The Normalization of Homosexuality

Posted by Censor Librorum on May 15, 2006 | Categories: Lesbian in a Catholic Sort of Way

The normalization of homosexuality in many urban areas, college towns and other fair-minded communities implies that the distinctions between gay and straight lifestyles are starting to blur. Primarily it means increasing numbers of gay and lesbian people are living the lifestyle they expected to have growing up: the possibility of a life-long relationship; being a spouse or parent, raising children, with travel, home and retirement together. Many gay and lesbian couples want to get married, or at least have their partner receive the recognition and economic benefits married heterosexuals expect and are entitled to, whether or not they have children. The biggest part of normalization is the shift in how gay and lesbian people see ourselves and our relations with others. We expect to live fully, with the person we love by our side. We expect to live without the threat of ridicule, discrimination or physical violence for being who we are.

Heterosexuals, on the other hand, place a decreasing emphasis on marriage and children. If they want children, single people adopt or have them without getting married. Why is this? Well, for a whole host of complex reasons, including economics, teenagers and adults are freer than they have ever been to make choices and explore lifestyle options and experiences. A big tradition keeper–the clergy–has lost a lot of steam and credibility in the past few decades, largely through their own missteps and arrogance. In their place, the civil rights movement has supplied ethical and legal clout to the women’s rights, gay rights, and a whole respect for diversity movement, which further tranformed cultural norms.

The media, too, has had a hand in normalizing homosexuality to the general population by showing, and broadening, the images of lesbian and gay people. We are no longer restricted to “Well of Loneliness” figures or pulp novel types where the lesbian character, after “seducing” the young, beautiful wife, conveniently dies or steps aside with complete understanding when her lover decides a “deviant” lifestyle was not for her and heads back home to her husband. What we have now is the sequel or next episode, where they young beautiful wife realizes she made a big mistake by returning and has left her one, true love. She runs back to her lesbian lover, and begs her to take her back. Of course, if this were real life, the lesbian lover has already been snapped up by someone waiting in the wings for the right moment…or she’s started to date the ex of her ex…and now with the addition of the former love interest back on the scene things start to get messy and interesting!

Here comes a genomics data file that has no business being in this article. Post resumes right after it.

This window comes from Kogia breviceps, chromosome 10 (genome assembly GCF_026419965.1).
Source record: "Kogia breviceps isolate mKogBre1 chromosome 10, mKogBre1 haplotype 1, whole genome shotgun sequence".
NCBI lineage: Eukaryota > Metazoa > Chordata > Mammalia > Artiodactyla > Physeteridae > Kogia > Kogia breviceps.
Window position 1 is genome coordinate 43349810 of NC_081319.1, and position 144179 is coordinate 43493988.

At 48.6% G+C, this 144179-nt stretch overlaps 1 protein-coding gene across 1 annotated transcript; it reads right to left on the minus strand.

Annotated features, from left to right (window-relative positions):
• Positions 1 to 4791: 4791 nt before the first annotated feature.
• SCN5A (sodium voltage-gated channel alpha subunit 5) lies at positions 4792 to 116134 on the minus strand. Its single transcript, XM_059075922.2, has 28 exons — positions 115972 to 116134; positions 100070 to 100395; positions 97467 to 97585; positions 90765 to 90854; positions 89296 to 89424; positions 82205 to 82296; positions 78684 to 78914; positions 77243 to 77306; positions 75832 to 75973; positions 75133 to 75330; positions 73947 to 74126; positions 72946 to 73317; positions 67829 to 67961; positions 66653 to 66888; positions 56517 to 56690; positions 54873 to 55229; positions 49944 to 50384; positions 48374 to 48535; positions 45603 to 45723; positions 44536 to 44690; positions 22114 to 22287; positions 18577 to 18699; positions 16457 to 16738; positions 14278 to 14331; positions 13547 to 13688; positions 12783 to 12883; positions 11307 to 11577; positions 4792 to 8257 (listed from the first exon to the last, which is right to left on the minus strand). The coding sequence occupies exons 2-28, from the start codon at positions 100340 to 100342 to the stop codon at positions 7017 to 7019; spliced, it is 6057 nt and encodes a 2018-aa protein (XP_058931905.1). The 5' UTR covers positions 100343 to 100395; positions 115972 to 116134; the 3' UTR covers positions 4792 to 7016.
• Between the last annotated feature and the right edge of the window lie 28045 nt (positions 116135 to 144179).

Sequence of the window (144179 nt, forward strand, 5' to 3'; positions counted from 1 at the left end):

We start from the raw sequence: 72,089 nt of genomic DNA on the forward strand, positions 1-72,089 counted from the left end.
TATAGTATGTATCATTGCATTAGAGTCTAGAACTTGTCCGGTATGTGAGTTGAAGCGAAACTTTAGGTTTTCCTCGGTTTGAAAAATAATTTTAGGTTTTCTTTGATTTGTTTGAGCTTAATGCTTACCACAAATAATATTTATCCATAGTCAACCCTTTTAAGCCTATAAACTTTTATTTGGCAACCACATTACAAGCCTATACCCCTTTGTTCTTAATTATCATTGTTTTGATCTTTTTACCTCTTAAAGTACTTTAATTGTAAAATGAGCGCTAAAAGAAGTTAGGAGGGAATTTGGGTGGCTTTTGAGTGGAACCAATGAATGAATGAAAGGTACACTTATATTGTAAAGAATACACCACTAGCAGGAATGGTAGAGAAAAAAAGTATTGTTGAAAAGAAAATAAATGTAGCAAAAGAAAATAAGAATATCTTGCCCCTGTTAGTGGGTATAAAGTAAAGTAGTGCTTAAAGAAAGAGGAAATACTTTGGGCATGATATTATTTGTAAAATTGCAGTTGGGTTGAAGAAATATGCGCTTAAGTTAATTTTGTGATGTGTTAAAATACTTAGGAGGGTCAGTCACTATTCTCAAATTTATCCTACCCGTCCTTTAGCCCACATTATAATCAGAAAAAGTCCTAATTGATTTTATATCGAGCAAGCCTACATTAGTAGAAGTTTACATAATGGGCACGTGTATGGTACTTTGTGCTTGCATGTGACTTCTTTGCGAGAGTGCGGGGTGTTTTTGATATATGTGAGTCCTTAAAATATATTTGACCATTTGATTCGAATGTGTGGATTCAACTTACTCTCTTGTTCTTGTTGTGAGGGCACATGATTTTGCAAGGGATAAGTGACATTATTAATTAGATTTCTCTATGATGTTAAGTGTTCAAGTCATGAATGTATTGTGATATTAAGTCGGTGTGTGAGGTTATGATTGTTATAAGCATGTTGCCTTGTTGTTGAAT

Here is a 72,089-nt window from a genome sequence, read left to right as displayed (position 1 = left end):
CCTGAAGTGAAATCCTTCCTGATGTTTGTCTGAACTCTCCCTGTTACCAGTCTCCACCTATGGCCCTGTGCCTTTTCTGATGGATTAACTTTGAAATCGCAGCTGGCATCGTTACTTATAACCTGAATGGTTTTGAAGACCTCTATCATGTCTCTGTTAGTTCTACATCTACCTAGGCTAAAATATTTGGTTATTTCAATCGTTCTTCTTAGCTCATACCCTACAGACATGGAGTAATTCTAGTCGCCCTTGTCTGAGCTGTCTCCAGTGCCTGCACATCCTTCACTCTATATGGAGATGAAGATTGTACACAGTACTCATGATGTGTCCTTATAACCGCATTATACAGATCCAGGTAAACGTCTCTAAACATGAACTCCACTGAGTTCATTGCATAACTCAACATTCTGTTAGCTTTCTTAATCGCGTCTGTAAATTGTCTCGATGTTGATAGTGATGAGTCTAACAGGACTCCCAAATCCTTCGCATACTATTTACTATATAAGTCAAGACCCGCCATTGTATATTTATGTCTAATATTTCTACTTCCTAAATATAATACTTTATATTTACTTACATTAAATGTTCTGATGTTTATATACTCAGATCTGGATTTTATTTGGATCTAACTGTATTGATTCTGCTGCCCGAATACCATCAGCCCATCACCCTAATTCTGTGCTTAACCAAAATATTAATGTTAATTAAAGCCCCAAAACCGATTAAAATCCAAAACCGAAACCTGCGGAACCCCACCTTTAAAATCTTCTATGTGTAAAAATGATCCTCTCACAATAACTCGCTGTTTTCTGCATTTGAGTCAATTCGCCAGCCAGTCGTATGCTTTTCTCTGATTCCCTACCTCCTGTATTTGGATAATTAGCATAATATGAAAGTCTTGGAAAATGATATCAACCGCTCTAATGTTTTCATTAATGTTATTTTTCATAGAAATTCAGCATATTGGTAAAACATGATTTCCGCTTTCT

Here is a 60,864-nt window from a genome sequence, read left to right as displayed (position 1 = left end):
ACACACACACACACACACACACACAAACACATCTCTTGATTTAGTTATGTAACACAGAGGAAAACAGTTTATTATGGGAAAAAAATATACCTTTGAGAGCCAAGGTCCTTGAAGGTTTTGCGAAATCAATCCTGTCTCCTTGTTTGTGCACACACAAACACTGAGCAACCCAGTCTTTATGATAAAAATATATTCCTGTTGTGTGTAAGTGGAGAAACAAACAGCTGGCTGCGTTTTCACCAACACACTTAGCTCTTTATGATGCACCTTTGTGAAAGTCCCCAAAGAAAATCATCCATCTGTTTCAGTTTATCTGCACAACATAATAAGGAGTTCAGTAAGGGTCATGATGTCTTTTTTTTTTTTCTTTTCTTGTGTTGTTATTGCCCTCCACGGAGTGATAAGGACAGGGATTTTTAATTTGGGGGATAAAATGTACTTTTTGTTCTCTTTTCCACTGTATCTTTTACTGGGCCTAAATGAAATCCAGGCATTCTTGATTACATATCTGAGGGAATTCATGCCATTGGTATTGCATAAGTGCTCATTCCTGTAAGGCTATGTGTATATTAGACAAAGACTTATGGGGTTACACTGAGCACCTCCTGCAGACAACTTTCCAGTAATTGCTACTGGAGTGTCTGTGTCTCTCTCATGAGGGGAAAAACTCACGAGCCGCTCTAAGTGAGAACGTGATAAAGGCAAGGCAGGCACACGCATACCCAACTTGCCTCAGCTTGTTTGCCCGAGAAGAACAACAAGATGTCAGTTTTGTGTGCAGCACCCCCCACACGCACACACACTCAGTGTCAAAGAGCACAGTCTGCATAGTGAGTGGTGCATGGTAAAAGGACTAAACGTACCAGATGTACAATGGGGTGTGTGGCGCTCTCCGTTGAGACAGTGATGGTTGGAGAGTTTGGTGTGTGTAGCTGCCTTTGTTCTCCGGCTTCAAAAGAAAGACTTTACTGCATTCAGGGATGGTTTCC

The Church hierarchy continues to deplore the “selfish view of sexuality” which it sees as promoting pleasure over procreation. This is, of course, their way of saying that gay sex is no good: we can never procreate. But using this logic, what does that mean for Catholic heterosexual couples that choose not to have children; that cannot have children because of fertility problems; women through menopause; men with impotence problems; or simply, couples that want to make love but don’t want to have children–should they all abstain from sex as they would use it only for pleasure, not procreation?

Unfortunately, when it comes to sexuality, the Church often promotes the ridiculous over common sense, costing it members and credibility: the ban on birth control, the ban on condoms to prevent AIDS, the protection of priests that raped and sodomized young people of both sexes, but particularly boys under the age of consent; the insistence gay people must live our life alone, without a loving partner. “Out of touch with reality” is the first thought that comes to mind when I think of the Church and its positions on sexuality. People obey religious strictures when they make sense, when they are not an unconscionable burden, and when they are rooted in reality.

For additional reading on gay assimilation, please read

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